But the Pentagon earlier this month said it would continue using lithium-ion batteries on the F-35 since they were made by different manufacturers from those used on the 787, and had been found to safe after extensive testing.
Hawn said an initial assessment of the Feb. 14 incident involving BF-2, one of the Marine Corps’ short takeoff, vertical landing variants, had linked the problem to a software issue, not a problem with the auxiliary power unit’s hardware.
The whole system was being sent to Honeywell for a closer inspection and development of a permanent fix, she said, noting that the plane was going through developmental testing specifically to find and fix any such problems.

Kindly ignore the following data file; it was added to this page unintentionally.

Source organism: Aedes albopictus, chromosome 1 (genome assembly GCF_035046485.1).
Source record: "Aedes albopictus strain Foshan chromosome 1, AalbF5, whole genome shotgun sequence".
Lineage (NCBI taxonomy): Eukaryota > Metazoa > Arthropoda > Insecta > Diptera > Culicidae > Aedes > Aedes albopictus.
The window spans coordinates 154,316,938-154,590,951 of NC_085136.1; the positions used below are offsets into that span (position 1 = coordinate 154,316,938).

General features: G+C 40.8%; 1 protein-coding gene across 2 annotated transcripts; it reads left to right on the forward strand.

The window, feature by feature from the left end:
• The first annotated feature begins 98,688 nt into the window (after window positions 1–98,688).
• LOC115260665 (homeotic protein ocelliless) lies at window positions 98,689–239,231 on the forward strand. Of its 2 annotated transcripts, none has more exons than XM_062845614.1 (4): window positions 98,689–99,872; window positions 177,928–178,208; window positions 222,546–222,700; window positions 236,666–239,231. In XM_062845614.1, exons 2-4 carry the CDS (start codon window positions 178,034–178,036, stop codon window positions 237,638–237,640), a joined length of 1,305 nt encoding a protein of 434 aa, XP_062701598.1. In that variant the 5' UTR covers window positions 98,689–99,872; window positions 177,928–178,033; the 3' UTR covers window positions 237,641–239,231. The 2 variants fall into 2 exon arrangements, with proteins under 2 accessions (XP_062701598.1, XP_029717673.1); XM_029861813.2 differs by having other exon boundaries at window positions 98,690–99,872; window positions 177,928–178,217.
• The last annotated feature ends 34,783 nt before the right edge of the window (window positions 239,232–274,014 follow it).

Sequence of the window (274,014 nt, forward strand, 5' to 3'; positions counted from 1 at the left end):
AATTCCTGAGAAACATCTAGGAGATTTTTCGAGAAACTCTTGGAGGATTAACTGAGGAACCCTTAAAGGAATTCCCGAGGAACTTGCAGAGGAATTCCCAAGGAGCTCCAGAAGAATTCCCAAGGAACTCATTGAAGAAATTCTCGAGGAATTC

“This is the purpose of test, development & initial training in any program; identify discrepancies, develop fixes, and put them in place to ensure safety of operations,” she said. “Engineering assessment of issue indicates minimal risk, and (a) relatively uncomplicated resolution.”
Honeywell spokesman Nathan Drevna said the company was aware of the Feb. 14 incident and would inspect the system carefully once it arrived at the company’s testing facility.
“The pilot landed safely. The Honeywell-related products are being shipped to our testing facility so we can quickly inspect and determine next steps with our customer,” Drevna said.